– qoonpooka
    Commented Jun 10, 2011 at 11:30
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    If you're looking for a guide and don't mind dealing with a dead-tree edition, I'd suggest checking out the book "LAN Party: Hosting the Ultimate Frag Fest". It's a bit old (in Internet terms - circa 2004), but can be had from Amazon for around a buck+shipping and is full of good advice that still holds true today. Commented Jun 10, 2011 at 13:15
  • Oh, nice! I will check this out.
    – qoonpooka
    Commented Jun 10, 2011 at 16:23

It would help if you specified a platform... I found that on PC's the windows firewall is the worst culprit of annoying issues during our LAN party's. Recently I started using an old 24 port Dell power connect switch and using all static IP's. This works well for games with true LAN support but not so good for games that require DRM that talks back to an outside server. Good rule of thumb for networking is to keep it as simple as possible... If you can get them all on one switch that is your best bet. A couple things I suggest against:

  • Wireless: if you can at all help it keep them off of wireless. There are just too many variables with it... A 2.4/5.0 ghz cordless phone on the same channel can cause random connection drops. Interference with other access points (even your own if you have more than one) can cause random outages or issues with only one person sitting in the wrong place. Not to mention in my experience most consumer grade (netgear, linksys, d-link etc..) aren't the highest quality and may not be able to handle the traffic of a large LAN party. They can also be just generally unreliable. If you do decide you need to go wireless get a Ubiquity Nanosation or anything from Ruckus wireless, don't just get a cheap access point.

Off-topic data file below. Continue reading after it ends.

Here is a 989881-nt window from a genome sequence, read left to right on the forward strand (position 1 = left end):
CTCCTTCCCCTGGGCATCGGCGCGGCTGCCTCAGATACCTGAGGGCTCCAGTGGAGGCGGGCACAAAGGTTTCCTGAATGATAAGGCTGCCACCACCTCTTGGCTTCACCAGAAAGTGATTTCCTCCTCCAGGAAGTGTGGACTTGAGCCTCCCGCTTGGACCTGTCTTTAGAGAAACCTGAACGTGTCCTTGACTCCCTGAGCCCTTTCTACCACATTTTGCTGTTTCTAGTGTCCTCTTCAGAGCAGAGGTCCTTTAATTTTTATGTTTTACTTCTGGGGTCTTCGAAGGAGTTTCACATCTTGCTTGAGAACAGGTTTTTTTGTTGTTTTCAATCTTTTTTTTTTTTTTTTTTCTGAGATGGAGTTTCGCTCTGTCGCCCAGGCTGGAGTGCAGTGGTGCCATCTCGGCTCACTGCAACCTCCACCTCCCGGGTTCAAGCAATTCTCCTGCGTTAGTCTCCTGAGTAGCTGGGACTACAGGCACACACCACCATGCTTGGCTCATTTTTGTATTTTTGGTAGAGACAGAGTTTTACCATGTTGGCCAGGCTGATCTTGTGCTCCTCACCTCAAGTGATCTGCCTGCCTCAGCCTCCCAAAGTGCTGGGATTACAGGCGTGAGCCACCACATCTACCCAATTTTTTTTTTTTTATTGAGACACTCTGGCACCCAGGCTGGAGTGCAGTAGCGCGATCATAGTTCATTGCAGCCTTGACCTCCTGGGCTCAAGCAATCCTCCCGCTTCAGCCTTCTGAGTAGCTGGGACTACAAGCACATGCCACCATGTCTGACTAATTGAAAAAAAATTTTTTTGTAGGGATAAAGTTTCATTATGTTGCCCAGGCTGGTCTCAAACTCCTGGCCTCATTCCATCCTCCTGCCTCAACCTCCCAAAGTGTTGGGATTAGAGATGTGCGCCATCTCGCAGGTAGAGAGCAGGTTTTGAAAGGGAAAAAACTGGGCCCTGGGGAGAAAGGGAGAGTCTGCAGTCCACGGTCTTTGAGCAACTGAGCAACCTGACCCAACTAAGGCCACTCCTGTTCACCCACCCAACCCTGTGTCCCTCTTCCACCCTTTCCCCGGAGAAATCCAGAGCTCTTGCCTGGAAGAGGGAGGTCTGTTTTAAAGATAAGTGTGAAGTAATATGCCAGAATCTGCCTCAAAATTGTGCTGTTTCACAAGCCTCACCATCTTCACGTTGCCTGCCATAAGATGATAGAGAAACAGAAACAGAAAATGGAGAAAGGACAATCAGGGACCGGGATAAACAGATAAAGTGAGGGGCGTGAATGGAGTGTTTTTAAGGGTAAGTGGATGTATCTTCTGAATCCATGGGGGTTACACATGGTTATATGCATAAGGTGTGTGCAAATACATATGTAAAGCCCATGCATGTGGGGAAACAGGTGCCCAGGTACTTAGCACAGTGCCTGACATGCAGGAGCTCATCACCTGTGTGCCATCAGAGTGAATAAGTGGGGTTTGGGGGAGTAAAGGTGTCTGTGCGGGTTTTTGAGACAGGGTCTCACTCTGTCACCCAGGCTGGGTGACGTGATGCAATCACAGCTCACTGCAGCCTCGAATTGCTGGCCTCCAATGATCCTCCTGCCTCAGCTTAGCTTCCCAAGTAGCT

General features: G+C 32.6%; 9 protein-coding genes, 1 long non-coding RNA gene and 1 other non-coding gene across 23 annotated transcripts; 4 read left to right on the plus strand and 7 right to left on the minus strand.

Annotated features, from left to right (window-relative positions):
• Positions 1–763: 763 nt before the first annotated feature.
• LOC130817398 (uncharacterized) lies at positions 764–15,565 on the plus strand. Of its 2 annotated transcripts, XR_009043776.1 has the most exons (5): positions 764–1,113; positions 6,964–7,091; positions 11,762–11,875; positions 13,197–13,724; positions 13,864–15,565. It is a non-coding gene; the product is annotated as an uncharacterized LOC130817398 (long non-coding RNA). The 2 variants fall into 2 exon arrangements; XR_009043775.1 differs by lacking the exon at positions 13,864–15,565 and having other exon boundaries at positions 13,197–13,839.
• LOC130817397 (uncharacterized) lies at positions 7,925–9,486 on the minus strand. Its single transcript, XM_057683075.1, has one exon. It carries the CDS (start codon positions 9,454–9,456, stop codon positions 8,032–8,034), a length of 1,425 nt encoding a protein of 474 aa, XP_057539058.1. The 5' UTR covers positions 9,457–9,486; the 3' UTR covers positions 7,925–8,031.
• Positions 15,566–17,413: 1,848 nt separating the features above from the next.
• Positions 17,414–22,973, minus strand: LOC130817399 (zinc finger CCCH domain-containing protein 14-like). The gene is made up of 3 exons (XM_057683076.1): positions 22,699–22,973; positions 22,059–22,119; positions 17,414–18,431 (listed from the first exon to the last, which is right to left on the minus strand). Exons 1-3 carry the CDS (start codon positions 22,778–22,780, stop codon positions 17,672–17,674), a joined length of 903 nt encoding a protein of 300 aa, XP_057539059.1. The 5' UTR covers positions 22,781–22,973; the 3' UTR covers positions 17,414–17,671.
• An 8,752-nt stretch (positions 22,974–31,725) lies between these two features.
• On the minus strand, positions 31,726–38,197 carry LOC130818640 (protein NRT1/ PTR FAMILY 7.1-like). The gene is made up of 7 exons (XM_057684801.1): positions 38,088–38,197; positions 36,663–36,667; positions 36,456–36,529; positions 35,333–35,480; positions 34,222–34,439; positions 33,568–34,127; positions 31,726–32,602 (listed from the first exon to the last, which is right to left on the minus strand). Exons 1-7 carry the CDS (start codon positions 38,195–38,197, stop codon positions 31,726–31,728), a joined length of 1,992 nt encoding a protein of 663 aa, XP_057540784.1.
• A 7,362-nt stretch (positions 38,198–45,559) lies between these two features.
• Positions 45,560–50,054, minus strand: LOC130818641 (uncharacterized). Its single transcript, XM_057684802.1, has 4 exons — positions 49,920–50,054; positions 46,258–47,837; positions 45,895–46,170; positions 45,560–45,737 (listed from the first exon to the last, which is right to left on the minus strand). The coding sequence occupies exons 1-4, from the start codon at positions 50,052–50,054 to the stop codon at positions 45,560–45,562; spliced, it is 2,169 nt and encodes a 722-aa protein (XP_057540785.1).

• Double NATing: I see this on Super User fairly regularly. People try and use consumer routers that operate at layer 3 and 2 as pure layer 2 switches. These devices need to be told not to distribute IP addresses or NAT. So after daisy chaining them together you end up with 3-4 different subnets with 4 friends on, 5 friends on and everyone else on Now all this data has to be routed between subnets causing an extra level of complexity. Also your computers won't have info on the other computers on the network in their ARP cache since they are on different subnets. So when computer A on want's to talk with computer B on they need to go through 2 or even 3 different routers.

Overall the most important part out of the above is to keep it as simple as possible....

  • Solid advice! +1 for that. How-to instructions for setup and hardware needs would be helpful as well if you can add them or link to them. (Basically looking for something I can show to folks who are helping me set up, tear down, or folks arriving after the fun starts.)
    – qoonpooka
    Commented Jun 8, 2011 at 18:20

Electricity is the real tricky bit with a LAN party. Get extension cords and tap into to as many different circuits as you can. Normal outlets are rated at 15 amps, which will probably handle 3 gaming computer setups under full load barring any Crossfire or SLI behemoth, and maybe 10-12 gaming laptops. Consider renting generators depending on the scale of your party.

Another issue is HEAT. You're going to need solid environment cooling for a lot of systems. Again, depending on the number of systems, you will want fans and perhaps portable AC units. Oh hey, and those things are going to take more electricity, awesome!

I'm not sure of the scale of your party, but the above tips should hopefully keep electrical fires and flipped breakers to a minimum.

  • This is really good advice... Blowing a circuit during a critical point in game or after 10 solid hours of civ can seriously ruin a LAN party. Commented Jun 9, 2011 at 15:06

Kyle has almost said it all with KISS.

My additional advice would be to take one cable from the router to the lan-switch (to which all PCs are connected). Depending on the router's config, that will provide everyone with an IP address and internet connectivity.

If you don't know about your router's config, chances are it will have it's default settings and it'll 'just work'. If you do know about it, chances are you'll know how to go from there ;-)

Good luck and happy LAN-ing!